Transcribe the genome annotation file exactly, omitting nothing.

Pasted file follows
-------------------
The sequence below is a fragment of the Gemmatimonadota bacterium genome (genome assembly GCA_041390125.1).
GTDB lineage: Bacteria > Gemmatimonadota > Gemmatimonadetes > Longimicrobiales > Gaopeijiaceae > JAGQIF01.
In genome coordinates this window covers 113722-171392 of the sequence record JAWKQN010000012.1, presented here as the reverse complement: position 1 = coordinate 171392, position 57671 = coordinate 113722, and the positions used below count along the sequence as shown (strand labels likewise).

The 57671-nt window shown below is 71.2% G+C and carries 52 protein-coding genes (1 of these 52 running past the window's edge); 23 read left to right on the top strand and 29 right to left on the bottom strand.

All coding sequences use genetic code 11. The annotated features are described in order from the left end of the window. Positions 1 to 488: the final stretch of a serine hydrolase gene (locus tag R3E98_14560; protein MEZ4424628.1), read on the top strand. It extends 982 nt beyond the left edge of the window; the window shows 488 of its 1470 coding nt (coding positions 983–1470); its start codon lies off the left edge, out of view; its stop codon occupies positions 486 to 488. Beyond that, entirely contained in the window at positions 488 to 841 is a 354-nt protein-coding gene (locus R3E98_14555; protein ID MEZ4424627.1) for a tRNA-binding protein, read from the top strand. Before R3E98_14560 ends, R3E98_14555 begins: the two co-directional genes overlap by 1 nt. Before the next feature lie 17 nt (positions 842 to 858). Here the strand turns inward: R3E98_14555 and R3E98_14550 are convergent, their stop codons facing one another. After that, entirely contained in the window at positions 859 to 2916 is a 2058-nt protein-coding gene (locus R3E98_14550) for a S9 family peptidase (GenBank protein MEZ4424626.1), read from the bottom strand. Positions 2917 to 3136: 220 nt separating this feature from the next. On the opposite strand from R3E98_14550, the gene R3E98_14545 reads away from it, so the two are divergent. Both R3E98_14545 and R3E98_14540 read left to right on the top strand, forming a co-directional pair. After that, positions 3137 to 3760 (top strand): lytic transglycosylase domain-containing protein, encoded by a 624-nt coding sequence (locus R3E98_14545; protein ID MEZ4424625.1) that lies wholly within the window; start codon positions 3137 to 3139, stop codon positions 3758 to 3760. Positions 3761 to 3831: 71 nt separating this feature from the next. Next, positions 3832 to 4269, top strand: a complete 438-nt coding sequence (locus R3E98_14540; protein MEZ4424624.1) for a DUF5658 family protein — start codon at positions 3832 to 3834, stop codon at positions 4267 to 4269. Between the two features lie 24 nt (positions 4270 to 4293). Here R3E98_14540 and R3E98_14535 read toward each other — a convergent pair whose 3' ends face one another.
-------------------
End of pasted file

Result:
The sequence below is a fragment of the Gemmatimonadota bacterium genome (genome assembly GCA_041390125.1).
GTDB lineage: Bacteria > Gemmatimonadota > Gemmatimonadetes > Longimicrobiales > Gaopeijiaceae > JAGQIF01.
In genome coordinates this window covers 113722-171392 of the sequence record JAWKQN010000012.1, presented here as the reverse complement: position 1 = coordinate 171392, position 57671 = coordinate 113722, and the positions used below count along the sequence as shown (strand labels likewise).

The 57671-nt window shown below is 71.2% G+C and carries 52 protein-coding genes (1 of these 52 running past the window's edge); 23 read left to right on the top strand and 29 right to left on the bottom strand.

All coding sequences use genetic code 11. The annotated features are described in order from the left end of the window. Positions 1 to 488: the final stretch of a serine hydrolase gene (locus tag R3E98_14560; protein MEZ4424628.1), read on the top strand. It extends 982 nt beyond the left edge of the window; the window shows 488 of its 1470 coding nt (coding positions 983–1470); its start codon lies off the left edge, out of view; its stop codon occupies positions 486 to 488. Beyond that, entirely contained in the window at positions 488 to 841 is a 354-nt protein-coding gene (locus R3E98_14555; protein ID MEZ4424627.1) for a tRNA-binding protein, read from the top strand. Before R3E98_14560 ends, R3E98_14555 begins: the two co-directional genes overlap by 1 nt. Before the next feature lie 17 nt (positions 842 to 858). Here the strand turns inward: R3E98_14555 and R3E98_14550 are convergent, their stop codons facing one another. After that, entirely contained in the window at positions 859 to 2916 is a 2058-nt protein-coding gene (locus R3E98_14550) for a S9 family peptidase (GenBank protein MEZ4424626.1), read from the bottom strand. Positions 2917 to 3136: 220 nt separating this feature from the next. On the opposite strand from R3E98_14550, the gene R3E98_14545 reads away from it, so the two are divergent. Both R3E98_14545 and R3E98_14540 read left to right on the top strand, forming a co-directional pair. After that, positions 3137 to 3760 (top strand): lytic transglycosylase domain-containing protein, encoded by a 624-nt coding sequence (locus R3E98_14545; protein ID MEZ4424625.1) that lies wholly within the window; start codon positions 3137 to 3139, stop codon positions 3758 to 3760. Positions 3761 to 3831: 71 nt separating this feature from the next. Next, positions 3832 to 4269, top strand: a complete 438-nt coding sequence (locus R3E98_14540; protein MEZ4424624.1) for a DUF5658 family protein — start codon at positions 3832 to 3834, stop codon at positions 4267 to 4269. Between the two features lie 24 nt (positions 4270 to 4293). Here R3E98_14540 and R3E98_14535 read toward each other — a convergent pair whose 3' ends face one another.